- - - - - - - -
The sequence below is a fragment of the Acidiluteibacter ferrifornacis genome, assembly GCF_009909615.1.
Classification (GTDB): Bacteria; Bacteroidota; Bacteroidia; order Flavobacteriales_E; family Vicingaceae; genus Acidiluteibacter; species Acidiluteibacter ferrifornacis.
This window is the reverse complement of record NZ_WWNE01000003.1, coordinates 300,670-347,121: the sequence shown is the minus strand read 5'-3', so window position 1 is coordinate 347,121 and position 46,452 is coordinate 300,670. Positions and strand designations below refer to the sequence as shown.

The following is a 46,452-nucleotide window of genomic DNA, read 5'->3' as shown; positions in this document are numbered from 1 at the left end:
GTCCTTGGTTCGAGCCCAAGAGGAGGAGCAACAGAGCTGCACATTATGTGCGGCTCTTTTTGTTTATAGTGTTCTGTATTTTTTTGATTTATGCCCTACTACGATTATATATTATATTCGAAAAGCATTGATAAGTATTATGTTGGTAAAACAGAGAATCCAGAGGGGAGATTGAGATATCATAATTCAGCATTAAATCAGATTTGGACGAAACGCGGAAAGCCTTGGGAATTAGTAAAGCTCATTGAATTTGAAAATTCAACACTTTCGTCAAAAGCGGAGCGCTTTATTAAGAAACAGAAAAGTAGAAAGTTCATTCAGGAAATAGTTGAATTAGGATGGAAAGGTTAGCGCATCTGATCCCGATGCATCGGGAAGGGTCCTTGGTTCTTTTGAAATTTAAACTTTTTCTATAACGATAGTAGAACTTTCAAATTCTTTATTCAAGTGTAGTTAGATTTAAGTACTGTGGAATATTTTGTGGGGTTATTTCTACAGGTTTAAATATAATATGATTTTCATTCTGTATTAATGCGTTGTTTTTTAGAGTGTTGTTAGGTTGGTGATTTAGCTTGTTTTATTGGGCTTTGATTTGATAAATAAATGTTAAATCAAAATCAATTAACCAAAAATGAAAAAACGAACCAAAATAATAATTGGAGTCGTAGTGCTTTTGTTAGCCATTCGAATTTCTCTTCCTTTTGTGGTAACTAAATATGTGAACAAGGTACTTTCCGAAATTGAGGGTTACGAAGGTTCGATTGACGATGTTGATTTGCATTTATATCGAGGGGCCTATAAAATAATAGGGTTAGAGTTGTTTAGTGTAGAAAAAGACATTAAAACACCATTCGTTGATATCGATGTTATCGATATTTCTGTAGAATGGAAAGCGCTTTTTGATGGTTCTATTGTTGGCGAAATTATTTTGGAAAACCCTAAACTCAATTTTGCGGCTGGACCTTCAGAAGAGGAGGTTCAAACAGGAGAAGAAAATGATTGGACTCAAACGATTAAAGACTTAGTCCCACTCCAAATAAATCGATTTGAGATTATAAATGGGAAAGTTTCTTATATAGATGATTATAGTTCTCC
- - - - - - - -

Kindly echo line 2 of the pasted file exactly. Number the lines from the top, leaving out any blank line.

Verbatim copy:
Classification (GTDB): Bacteria; Bacteroidota; Bacteroidia; order Flavobacteriales_E; family Vicingaceae; genus Acidiluteibacter; species Acidiluteibacter ferrifornacis.